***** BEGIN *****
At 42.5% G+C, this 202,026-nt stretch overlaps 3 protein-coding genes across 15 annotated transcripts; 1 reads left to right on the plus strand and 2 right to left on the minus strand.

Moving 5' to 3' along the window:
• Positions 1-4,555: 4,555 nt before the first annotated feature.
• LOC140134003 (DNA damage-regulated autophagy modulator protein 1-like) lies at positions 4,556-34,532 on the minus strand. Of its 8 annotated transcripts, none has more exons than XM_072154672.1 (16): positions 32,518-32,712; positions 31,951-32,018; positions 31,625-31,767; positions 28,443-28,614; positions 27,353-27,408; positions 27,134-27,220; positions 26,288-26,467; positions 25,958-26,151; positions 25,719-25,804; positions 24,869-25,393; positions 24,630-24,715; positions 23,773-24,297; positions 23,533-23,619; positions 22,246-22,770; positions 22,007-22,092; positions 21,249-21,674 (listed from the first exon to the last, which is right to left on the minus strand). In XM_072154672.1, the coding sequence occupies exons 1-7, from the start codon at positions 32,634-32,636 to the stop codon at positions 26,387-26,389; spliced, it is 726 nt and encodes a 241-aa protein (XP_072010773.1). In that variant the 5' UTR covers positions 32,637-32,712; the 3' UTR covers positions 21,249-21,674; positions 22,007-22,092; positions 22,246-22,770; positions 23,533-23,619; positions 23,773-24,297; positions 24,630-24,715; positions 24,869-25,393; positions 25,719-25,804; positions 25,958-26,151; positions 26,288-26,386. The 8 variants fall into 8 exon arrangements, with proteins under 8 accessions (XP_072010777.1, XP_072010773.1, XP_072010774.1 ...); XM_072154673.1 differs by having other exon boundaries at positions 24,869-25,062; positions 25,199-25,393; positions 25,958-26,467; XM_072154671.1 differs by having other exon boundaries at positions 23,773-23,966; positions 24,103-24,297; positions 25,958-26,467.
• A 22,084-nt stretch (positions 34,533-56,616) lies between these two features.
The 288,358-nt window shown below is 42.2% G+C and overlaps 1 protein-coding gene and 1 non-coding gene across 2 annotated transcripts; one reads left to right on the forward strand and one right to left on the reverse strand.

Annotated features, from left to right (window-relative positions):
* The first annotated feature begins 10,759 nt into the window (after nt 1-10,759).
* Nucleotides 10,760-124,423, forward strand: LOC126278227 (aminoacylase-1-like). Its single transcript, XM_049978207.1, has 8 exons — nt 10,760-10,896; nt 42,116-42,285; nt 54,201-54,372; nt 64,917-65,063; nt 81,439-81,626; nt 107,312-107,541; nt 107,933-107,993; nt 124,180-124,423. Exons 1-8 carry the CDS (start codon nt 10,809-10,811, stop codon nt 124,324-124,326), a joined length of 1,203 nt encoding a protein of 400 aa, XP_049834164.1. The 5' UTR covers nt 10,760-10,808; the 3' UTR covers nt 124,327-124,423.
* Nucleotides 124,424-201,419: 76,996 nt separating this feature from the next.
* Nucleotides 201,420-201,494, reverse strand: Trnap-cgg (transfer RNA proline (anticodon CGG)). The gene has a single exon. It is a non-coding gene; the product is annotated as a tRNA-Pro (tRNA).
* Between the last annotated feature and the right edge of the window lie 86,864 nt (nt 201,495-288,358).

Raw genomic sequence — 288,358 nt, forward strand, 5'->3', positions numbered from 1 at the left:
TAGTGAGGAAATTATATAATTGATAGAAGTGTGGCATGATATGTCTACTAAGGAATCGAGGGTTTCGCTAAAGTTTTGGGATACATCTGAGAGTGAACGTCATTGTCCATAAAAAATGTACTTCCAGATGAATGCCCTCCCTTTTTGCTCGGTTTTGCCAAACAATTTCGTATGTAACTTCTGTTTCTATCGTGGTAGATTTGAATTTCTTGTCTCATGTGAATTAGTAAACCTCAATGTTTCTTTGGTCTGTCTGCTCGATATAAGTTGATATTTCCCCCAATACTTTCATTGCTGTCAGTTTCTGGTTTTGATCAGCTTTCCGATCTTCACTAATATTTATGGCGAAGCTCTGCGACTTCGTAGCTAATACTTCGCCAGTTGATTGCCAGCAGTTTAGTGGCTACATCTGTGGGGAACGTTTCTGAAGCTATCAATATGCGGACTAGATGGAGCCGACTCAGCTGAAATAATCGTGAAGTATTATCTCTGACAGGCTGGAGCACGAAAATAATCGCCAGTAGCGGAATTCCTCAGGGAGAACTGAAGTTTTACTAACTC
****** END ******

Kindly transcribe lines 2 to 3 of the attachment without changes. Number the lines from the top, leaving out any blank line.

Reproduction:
Moving 5' to 3' along the window:
• Positions 1-4,555: 4,555 nt before the first annotated feature.